Romney would organize his administration on the model of an Abbasid Caliph (ii)—OR: If all you have is a hammer, everything looks like a nail
“As governor, Mr. Romney did little direct managing, delegating much of that to his staff, Mr. Kriss said. When addressing challenges, including solving the state’s budget crisis and shaping its universal health care plan, he took an analytical approach. Both efforts began with Bain-style strategic audits,” writes MICHAEL LUO for the NYT in an article titled For Romney & Company, Campaign Is All Business
His style in the campaign is similar, his aides said, with Mr. Romney relying on a circle of lieutenants, many of whom are longtime friends from Bain, the Olympics or the Statehouse, who are familiar with what he expects.
“He describes himself as the chairman of the company and me as the C.E.O.,” said Beth Myers, Mr. Romney’s campaign manager and former Statehouse chief of staff. “He does not manage this campaign.”
Romney’s small-circle of lieutenant-adepti management technique is also the way Romney addressed the health care question in Massachusetts
BOSTON–Only weeks after I was elected governor, Tom Stemberg, the founder and former CEO of Staples, stopped by my office. He told me, “If you really want to help people, find a way to get everyone health insurance.” I replied that would mean raising taxes and a Clinton-style government takeover of health care. He insisted: “You can find a way.”
I believe that we have. Every uninsured citizen in Massachusetts will soon have affordable health insurance and the costs of health care will be reduced. And we will need no new taxes, no employer mandate and no government takeover to make this happen.
When I took up Tom’s challenge, I assembled a team from business, academia and government and asked them first to find out who was uninsured, and why. What they found was surprising … etc.
Here is the result:
Here is impression that Romney and Romney’s methodology leaves upon voters:
“It’s often true that our greatest strengths are also our greatest weaknesses,” writes Bruce Wilson in a Salt Lake Tribune release titled Is Romney’s business background a blessing or a curse?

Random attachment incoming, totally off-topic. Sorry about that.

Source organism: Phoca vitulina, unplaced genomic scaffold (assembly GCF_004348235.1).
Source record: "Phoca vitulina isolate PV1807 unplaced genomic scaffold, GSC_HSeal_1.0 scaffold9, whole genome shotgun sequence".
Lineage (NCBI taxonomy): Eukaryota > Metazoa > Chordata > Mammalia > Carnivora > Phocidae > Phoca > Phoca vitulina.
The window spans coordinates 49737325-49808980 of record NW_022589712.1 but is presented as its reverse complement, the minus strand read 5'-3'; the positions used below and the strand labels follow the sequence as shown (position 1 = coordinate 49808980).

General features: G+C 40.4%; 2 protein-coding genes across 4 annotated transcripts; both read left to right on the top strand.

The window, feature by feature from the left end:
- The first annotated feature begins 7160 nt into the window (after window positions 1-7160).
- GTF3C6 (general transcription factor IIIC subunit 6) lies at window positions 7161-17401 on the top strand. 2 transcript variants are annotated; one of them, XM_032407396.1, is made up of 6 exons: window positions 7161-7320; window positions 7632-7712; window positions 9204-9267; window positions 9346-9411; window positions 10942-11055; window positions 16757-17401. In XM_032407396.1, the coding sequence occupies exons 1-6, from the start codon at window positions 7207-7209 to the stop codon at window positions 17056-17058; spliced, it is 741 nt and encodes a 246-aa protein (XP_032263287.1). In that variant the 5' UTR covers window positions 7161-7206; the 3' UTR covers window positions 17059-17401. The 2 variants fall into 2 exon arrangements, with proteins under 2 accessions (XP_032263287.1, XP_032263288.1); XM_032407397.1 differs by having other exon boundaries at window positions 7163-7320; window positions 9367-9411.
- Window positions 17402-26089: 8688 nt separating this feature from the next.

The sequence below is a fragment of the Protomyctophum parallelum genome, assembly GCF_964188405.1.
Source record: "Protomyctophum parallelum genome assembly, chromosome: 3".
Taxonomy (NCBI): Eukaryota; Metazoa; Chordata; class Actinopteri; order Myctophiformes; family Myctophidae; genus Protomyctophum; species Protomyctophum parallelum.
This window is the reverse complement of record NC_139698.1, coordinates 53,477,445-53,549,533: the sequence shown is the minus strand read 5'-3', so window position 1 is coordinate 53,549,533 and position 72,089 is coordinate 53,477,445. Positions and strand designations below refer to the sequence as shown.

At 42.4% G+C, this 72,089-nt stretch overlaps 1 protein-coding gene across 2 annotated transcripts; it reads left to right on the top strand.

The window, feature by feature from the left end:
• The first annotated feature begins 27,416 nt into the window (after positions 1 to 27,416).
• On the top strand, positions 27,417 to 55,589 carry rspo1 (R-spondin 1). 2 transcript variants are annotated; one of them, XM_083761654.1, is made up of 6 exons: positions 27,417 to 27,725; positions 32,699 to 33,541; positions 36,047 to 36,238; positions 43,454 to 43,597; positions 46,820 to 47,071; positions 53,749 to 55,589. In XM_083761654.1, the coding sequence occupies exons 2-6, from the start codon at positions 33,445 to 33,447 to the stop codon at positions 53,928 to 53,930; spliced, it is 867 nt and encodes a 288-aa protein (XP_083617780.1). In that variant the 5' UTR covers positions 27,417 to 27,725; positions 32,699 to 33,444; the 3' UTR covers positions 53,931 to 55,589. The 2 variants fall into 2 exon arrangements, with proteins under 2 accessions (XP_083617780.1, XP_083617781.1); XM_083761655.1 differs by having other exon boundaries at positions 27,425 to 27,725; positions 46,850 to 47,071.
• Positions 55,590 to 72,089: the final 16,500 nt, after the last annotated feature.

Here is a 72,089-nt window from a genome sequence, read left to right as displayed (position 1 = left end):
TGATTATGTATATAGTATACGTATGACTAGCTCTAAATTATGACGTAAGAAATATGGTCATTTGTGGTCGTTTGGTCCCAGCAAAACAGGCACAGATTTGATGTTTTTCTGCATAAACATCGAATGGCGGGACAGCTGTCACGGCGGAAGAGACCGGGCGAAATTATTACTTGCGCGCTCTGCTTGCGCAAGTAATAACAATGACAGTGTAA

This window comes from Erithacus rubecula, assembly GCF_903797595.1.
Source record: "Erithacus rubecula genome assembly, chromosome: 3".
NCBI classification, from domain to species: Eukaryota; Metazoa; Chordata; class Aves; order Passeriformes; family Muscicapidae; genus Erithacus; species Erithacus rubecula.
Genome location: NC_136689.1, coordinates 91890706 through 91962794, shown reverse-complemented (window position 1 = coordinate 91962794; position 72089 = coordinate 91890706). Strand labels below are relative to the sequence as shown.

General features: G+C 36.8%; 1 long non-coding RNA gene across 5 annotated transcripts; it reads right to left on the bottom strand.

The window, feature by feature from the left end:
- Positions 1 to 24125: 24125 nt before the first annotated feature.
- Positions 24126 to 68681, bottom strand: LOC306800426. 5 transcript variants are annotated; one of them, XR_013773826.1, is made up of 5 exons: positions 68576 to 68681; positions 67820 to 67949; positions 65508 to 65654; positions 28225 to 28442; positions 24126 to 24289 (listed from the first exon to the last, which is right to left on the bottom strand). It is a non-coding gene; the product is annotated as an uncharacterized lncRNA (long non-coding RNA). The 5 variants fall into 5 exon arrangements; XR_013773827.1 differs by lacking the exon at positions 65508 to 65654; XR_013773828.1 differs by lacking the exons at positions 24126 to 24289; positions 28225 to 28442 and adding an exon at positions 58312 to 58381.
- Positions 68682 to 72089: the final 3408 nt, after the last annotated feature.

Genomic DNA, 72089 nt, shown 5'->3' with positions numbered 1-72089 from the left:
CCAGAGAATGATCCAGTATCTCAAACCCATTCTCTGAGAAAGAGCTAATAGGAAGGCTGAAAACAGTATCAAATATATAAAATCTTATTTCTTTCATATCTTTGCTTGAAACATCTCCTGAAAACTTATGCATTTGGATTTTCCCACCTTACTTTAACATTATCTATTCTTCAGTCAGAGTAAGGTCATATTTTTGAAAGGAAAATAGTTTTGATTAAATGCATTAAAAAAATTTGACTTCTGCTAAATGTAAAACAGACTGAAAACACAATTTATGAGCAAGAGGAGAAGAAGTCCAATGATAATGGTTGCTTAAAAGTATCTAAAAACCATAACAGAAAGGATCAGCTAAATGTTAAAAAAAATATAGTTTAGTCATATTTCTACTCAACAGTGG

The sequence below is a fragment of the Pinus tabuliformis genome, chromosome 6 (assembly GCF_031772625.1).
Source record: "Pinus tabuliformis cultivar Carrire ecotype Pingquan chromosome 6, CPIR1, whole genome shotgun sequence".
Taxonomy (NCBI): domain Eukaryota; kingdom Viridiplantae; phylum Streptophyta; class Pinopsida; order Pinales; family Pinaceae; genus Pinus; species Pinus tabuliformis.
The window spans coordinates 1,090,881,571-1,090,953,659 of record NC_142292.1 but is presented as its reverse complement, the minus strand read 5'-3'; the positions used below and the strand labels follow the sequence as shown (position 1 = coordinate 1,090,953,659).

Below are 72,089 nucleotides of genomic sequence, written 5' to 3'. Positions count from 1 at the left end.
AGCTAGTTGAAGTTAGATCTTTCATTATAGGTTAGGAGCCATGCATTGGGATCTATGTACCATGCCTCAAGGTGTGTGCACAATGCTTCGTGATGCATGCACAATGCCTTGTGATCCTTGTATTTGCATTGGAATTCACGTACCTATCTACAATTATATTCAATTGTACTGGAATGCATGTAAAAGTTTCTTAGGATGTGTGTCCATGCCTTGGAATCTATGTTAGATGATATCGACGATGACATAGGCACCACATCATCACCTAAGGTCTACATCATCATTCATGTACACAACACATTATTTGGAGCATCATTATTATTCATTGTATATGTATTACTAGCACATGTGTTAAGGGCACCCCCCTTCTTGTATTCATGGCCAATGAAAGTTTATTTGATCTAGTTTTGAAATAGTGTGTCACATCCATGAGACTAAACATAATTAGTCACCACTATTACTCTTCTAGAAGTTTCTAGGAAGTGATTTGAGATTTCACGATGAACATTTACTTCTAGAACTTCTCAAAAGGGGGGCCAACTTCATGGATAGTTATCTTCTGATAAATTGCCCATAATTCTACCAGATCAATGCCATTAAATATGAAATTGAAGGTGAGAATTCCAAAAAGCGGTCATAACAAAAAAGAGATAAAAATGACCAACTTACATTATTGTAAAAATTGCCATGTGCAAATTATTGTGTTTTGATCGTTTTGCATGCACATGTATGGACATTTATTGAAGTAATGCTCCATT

And so it is with Romney. His admirable record of accomplishment in the business world was enabled by the application of analytical skills and business acumen he acquired as a consultant and executive of Bain Consulting and later Bain Capital.
But something else Romney acquired from Bain – dispassionate detachment – makes for a rough campaign road. Anyone who has worked with consultancies and investors like Bain would likely acknowledge they are hired primarily for their minds, analytical skills and access to capital – not their hearts.
Don’t get me wrong. They aren’t heartless. It’s just that the job requires them to keep their hearts in check so tough business decisions – even painful layoffs – are considered.
Dispassionate detachment is necessary in the consulting and investment worlds, but it can be a fatal liability in the political world. In fact, the opposite approach – passionate authenticity – is often more attractive to voters.
There are many examples of this phenomenon, but Ronald Reagan is probably the best case in point. Many voters disliked some of what Reagan stood for but voted for him anyway because they liked the fact that he actually stood for something. They believed Reagan not only because of what he said and did, but also because of how he said it. To many it seemed Reagan’s heart, mind, words and actions were all in-sync … etc.
For our own critique of Romney’s method see:
Who was it who once said, “if all you have is a hammer, everything looks like a nail?”